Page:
Everyone has a story, and as a journalism student it’s my job to write about those stories. I decided to turn the tables on myself, not for pity or for attention, but for you— the guy or girl reading this right now who experiences my story firsthand every day when you go home. You are not alone, and the worst thing I did at first was think that I was.

Don’t underestimate the power of what it means to livestrong. Every time I glance down at my bracelet, I’m reminded of my mom and how my love, support, and encouragement make all the difference in the world to her.

Some say I wear my heart on my sleeve, but they’re wrong. I wear it on my wrist.


Thinking of you,

September 16, 2010

You Are the Company You Keep

Dear Mom,

Of all you have given me over the years, my favorite, most treasured gift is not one of material posession. You would be shocked to know it's not even this to-die-for olive skin tone I inherited from you or my curvacious derriere that makes my super-thin friends quite envious. Your most special gift to me has come in the form of an unexpected, yet irreplaceable friendship.

Unexpected couldn't be a more appropriate word to describe it. I am fully aware it's not normal to be BFFs with your high school ex-boyfriend's mother... really I am! But I wouldn't give up my friendship with Gisele for the world, and I honestly feel as though it was your final gift to me that truly keeps on giving.

I am a firm believer that, in a healthy relationship, you don't just date the person-- you date the whole family. Unfortunately, the same can be said for the break-up. I think it takes a very special connection between two mothers to continue being friends even after their children end their three-year relationship. Although it was just slightly awkward that you and Dad attended her older son's wedding afterward, and I wasn't invited, it still made my heart happy that you two had found the truest of friendships in each other (and that I had a big hand in that!).

I have, for the most part, encountered two kinds of friends (with a few amazing exceptions along the way). There's the friend who thrives off feeling needed, and once she "fixes" you, she ventures off to find her next emotional basketcase, and then there's the friend who fears comforting others and only wants to be a part of your happy days.

Gisele single-handedly messes up any categories I have previously created. She is pretty much her own unique breed of friend. She was the kind of friend to you that I have only read about-- the kind that is there when she is needed, and even when she is not. There were people in your life who only called you when they heard you were back in the hospital, and then there were people who would disappear until you were well again. But Gisele was there for you always and in so many ways.

She was your partner in crime (in those lovely orange and black outfits) yelling my name as I performed at football games and in cheering competitions; she treated you to dinner and a movie the night before your chemo treatments; she bought you chicken noodle soup from Panera Bread when the broth is all you craved during your final months on Earth; she stood by your bedside as you breathed your last breath.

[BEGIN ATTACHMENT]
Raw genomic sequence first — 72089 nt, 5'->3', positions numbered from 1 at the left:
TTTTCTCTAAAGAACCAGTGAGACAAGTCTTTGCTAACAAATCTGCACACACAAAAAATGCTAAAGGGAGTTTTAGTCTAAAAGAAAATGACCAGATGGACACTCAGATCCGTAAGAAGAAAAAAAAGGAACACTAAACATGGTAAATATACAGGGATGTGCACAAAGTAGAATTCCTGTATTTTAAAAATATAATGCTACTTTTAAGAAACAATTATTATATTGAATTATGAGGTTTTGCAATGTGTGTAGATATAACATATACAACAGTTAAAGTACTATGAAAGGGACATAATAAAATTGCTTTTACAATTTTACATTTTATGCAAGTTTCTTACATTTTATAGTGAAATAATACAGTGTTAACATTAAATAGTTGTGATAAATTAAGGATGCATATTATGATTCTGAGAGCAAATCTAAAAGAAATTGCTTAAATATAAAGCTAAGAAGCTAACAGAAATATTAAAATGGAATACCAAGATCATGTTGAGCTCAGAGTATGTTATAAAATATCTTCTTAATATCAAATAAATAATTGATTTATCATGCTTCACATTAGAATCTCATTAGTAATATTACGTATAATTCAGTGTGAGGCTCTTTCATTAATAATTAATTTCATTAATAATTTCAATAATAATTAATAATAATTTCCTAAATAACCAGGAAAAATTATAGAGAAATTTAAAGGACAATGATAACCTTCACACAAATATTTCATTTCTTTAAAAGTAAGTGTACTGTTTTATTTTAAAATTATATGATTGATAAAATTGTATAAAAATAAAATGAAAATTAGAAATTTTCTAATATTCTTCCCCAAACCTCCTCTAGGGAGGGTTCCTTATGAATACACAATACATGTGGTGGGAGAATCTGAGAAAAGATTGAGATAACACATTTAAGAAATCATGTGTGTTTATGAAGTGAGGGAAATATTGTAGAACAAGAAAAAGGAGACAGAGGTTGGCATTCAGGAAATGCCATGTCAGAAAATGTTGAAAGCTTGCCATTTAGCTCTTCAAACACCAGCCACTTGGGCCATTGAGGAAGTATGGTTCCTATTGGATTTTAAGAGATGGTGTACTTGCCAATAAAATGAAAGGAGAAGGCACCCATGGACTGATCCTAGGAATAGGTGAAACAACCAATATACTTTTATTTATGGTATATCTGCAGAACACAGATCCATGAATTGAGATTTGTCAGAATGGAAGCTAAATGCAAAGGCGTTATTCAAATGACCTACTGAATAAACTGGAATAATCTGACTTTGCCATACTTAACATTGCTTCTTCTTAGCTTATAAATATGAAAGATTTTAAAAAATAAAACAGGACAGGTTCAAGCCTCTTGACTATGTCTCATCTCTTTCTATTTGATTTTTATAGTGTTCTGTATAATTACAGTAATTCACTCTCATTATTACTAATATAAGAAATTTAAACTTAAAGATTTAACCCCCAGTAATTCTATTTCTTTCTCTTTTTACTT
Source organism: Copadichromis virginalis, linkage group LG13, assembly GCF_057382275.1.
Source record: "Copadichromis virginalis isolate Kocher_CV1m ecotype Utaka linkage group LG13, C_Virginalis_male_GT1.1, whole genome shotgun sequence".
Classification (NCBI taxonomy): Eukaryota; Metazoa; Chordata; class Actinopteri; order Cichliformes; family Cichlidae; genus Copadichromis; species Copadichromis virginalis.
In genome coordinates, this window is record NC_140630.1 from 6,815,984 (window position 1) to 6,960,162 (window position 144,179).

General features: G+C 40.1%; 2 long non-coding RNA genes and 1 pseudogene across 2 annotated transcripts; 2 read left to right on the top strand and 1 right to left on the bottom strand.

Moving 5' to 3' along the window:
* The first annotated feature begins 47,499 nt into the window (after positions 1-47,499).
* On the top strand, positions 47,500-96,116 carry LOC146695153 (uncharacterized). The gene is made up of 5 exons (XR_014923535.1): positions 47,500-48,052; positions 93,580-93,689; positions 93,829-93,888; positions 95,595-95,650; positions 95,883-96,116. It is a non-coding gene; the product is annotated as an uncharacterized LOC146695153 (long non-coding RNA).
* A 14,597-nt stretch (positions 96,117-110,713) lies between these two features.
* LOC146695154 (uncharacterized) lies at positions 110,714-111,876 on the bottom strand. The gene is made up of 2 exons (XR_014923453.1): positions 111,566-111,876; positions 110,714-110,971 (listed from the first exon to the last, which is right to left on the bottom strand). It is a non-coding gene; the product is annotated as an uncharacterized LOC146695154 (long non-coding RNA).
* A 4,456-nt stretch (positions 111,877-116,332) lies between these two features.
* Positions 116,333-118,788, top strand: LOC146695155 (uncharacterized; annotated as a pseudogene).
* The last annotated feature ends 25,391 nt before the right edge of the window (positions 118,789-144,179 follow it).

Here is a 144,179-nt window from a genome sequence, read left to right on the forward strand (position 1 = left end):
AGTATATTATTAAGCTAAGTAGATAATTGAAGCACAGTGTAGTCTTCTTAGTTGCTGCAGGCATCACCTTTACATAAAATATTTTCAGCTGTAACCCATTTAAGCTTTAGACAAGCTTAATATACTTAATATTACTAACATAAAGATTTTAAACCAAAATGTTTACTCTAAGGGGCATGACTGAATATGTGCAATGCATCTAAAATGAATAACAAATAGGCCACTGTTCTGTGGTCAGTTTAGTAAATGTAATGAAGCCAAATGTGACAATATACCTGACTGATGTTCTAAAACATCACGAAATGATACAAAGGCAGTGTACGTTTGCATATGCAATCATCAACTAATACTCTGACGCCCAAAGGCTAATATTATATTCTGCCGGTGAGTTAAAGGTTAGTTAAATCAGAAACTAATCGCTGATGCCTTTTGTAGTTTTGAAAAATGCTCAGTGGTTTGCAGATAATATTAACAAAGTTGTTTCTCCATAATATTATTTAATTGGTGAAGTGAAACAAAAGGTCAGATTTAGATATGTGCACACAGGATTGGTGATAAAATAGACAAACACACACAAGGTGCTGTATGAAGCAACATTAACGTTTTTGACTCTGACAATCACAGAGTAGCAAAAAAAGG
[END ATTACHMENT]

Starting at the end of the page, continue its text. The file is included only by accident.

I remember watching the color drain from your face in that moment. It was unlike anything I had seen, and even the most realistic movies don't get it right. I began thinking about a million things at once. She's dead. I am mother-less. She won't see me walk down the aisle. She'll never meet any grandchildren. Will our family fall apart without her?

But all I managed to get out was, "That's it? She's gone?!" in a shakey, panicked voice that I didn't recognize. In response to my words, I heard someone let out a sob (that I can still replay perfectly in my head, although I'm not sure who it belongs to) from the kitchen where many of our relatives had gathered that morning. Then I collapsed, sobbing in Gisele's arms. Little did we know that in that instant we were bound together for life.

In one of Michelle's blog entries, she writes, "Life gives you many mothers, not just the one of your birth. You will always have a mother when you need one. You just need to look for her." Those words seriously need to be in some book of quotes to live by because they are a must-read for any grieving daughter (or for any woman, actually).

Still, almost three years after your death, I call Gisele multiple times a week to tell her about my day and to inquire about hers. We vent; we laugh; we swap stories that no one else would appreciate or think are funny. As much as I love every aspect of our friendship, for quite a while I felt extreme guilt about it. You are the person I used to talk to daily, so I couldn't help but worry that, wherever you watching me from now, you feel sad and replaced.

I saw a therapist once a week on campus when I got back to school that spring, and during one of the sessions I brought up these feelings I had. She said, "If I died, I would find comfort in knowing that my daughter had someone to talk to. It would be the worst feeling to leave this world without being sure someone would be there to give her all the girly advice she would need later in life." That's exactly what I needed someone to tell me. I know you would never want me to sit somewhere by myself and deal with my feelings and questions about womanhood on my own.

A year after that discussion with my therapist, I then found a new problem slowly creeping in to occupy my mind and put an ache in my heart (there's always something, right?) I began to struggle with what other people may have thought of my friendship with Gisele. If I wanted to stop in and visit her when I went home for the weekend would Dad be jealous? Would Tom think I was replacing you? Was it secretly upsetting my boyfriend that I was so close with an ex's mom? Would my aunts resent me for not having that same relationship with them?

I had to rid myself of this knot in my stomach. I couldn't take it anymore. So in the middle of my sobfest and wallowing in self-pity, I picked up the phone and called Dad. We talk often now about any and everything, but this was something I hadn't shared with him. He gave me all the comfort in the world and reassurance that there was absolutely nothing wrong with my close relationship with Gisele. It was exactly what I needed to hear. I called Tom too and continued to spill my heart out. He is the greatest big brother. Our talk took away my worry and endless guilt. I allowed myself to be the vulnerable, defeated, comfort-seeking little girl that I hid for so long and sometimes still feel like inside. It felt nice.